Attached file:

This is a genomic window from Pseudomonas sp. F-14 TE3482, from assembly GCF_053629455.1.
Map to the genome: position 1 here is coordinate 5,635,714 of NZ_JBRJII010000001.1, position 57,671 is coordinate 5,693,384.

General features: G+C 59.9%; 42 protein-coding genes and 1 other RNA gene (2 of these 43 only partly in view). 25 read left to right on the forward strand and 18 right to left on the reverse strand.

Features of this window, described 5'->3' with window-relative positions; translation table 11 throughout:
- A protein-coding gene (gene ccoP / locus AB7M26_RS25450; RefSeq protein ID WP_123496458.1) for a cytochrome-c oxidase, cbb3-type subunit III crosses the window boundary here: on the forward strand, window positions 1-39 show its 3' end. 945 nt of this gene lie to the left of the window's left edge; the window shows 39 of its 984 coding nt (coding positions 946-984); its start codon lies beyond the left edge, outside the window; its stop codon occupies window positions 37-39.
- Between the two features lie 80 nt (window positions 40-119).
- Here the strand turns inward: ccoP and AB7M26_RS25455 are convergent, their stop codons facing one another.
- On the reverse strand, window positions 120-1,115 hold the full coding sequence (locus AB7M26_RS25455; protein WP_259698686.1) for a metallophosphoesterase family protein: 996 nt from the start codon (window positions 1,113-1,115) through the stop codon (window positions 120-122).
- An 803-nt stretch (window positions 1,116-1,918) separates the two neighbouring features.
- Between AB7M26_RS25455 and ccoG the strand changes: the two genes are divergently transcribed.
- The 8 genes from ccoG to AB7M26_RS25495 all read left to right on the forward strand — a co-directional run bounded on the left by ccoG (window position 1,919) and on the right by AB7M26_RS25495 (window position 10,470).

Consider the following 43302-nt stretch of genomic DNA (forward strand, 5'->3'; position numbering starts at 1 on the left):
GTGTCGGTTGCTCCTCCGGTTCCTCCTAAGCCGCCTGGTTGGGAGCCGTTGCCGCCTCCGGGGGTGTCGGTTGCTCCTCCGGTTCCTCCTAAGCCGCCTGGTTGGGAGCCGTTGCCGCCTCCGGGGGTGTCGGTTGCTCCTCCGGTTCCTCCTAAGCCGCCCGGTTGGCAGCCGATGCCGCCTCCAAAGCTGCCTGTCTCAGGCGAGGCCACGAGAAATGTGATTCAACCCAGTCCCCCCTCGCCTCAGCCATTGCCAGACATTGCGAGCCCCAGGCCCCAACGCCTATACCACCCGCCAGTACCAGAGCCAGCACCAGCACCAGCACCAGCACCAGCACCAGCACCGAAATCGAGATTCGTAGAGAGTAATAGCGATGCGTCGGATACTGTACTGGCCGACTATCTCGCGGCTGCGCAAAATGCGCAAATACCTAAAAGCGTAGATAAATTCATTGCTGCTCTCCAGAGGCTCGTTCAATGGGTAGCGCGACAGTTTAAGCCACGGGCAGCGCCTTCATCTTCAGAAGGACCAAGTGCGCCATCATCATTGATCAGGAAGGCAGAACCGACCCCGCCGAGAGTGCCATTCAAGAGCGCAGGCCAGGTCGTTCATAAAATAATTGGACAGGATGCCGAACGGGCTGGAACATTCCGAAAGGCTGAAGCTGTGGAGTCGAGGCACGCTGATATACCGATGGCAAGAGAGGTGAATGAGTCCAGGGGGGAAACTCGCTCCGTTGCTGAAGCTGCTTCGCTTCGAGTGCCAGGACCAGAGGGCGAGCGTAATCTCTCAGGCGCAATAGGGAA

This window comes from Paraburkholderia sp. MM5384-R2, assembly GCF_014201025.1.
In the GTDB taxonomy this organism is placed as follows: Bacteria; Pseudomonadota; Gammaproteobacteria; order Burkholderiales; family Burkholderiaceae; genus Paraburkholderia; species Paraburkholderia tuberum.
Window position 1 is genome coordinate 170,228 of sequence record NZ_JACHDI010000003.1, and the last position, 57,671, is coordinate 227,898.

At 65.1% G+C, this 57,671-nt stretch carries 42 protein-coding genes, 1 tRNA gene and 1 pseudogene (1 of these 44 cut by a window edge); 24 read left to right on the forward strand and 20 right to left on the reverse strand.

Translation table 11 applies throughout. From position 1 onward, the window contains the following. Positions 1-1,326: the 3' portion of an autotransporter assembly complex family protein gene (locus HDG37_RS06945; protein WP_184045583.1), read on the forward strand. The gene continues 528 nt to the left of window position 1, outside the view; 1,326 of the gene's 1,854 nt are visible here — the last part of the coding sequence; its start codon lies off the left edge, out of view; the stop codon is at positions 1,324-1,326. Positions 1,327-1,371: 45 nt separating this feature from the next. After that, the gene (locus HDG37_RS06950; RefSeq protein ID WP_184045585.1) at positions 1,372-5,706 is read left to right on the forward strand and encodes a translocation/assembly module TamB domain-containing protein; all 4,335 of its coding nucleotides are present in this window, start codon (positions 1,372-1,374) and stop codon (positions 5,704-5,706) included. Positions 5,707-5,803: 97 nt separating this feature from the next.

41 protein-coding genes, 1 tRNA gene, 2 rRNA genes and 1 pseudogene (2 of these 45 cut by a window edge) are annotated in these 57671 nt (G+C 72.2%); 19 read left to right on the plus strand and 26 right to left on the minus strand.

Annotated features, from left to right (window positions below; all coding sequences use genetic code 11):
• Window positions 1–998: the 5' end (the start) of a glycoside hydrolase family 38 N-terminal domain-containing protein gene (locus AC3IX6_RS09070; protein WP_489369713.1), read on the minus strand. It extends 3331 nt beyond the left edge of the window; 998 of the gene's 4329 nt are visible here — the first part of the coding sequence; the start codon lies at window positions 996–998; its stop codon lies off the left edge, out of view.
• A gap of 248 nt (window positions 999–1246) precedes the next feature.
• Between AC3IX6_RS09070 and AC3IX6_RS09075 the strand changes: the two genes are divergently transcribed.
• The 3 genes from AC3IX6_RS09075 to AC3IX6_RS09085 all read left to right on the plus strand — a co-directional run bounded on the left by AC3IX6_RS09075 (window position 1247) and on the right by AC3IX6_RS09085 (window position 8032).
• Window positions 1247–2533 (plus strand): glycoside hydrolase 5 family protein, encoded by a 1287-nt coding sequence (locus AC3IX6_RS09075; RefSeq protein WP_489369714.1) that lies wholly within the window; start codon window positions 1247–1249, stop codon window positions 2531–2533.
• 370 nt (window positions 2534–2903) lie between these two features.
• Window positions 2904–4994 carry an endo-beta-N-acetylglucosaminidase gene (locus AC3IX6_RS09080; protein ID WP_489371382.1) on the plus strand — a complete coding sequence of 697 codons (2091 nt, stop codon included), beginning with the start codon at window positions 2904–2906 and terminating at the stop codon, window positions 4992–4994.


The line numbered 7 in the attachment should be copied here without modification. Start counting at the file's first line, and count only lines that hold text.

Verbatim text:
- Here the strand turns inward: ccoP and AB7M26_RS25455 are convergent, their stop codons facing one another.